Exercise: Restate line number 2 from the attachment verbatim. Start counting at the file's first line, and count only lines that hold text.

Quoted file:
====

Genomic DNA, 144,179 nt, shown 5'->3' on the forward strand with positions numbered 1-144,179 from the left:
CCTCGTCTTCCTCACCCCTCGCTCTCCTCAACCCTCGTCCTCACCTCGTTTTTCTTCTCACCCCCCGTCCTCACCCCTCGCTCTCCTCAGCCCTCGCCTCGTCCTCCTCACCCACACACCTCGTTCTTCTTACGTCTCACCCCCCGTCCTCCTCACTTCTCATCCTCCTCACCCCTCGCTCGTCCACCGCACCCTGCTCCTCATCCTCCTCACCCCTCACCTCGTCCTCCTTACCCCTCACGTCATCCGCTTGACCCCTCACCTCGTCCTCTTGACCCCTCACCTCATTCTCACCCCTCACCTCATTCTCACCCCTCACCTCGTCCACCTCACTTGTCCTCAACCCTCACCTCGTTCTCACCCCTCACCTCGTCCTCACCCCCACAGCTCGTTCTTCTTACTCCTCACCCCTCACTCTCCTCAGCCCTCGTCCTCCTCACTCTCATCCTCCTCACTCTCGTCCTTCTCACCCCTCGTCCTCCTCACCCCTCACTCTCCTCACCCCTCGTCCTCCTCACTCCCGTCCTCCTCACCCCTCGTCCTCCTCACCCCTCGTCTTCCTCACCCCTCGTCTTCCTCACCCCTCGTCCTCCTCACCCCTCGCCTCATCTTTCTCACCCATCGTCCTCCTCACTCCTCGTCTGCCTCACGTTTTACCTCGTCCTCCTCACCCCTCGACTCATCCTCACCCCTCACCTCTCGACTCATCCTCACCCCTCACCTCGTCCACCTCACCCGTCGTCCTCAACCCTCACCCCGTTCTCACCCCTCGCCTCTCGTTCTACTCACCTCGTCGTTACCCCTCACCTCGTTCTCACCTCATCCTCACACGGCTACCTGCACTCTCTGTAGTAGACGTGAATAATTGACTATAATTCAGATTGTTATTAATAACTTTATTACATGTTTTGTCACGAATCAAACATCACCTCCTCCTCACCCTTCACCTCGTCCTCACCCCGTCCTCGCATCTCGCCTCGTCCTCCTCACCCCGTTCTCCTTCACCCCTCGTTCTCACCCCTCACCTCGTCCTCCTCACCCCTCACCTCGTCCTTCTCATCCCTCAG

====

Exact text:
CCTCGTCTTCCTCACCCCTCGCTCTCCTCAACCCTCGTCCTCACCTCGTTTTTCTTCTCACCCCCCGTCCTCACCCCTCGCTCTCCTCAGCCCTCGCCTCGTCCTCCTCACCCACACACCTCGTTCTTCTTACGTCTCACCCCCCGTCCTCCTCACTTCTCATCCTCCTCACCCCTCGCTCGTCCACCGCACCCTGCTCCTCATCCTCCTCACCCCTCACCTCGTCCTCCTTACCCCTCACGTCATCCGCTTGACCCCTCACCTCGTCCTCTTGACCCCTCACCTCATTCTCACCCCTCACCTCATTCTCACCCCTCACCTCGTCCACCTCACTTGTCCTCAACCCTCACCTCGTTCTCACCCCTCACCTCGTCCTCACCCCCACAGCTCGTTCTTCTTACTCCTCACCCCTCACTCTCCTCAGCCCTCGTCCTCCTCACTCTCATCCTCCTCACTCTCGTCCTTCTCACCCCTCGTCCTCCTCACCCCTCACTCTCCTCACCCCTCGTCCTCCTCACTCCCGTCCTCCTCACCCCTCGTCCTCCTCACCCCTCGTCTTCCTCACCCCTCGTCTTCCTCACCCCTCGTCCTCCTCACCCCTCGCCTCATCTTTCTCACCCATCGTCCTCCTCACTCCTCGTCTGCCTCACGTTTTACCTCGTCCTCCTCACCCCTCGACTCATCCTCACCCCTCACCTCTCGACTCATCCTCACCCCTCACCTCGTCCACCTCACCCGTCGTCCTCAACCCTCACCCCGTTCTCACCCCTCGCCTCTCGTTCTACTCACCTCGTCGTTACCCCTCACCTCGTTCTCACCTCATCCTCACACGGCTACCTGCACTCTCTGTAGTAGACGTGAATAATTGACTATAATTCAGATTGTTATTAATAACTTTATTACATGTTTTGTCACGAATCAAACATCACCTCCTCCTCACCCTTCACCTCGTCCTCACCCCGTCCTCGCATCTCGCCTCGTCCTCCTCACCCCGTTCTCCTTCACCCCTCGTTCTCACCCCTCACCTCGTCCTCCTCACCCCTCACCTCGTCCTTCTCATCCCTCAG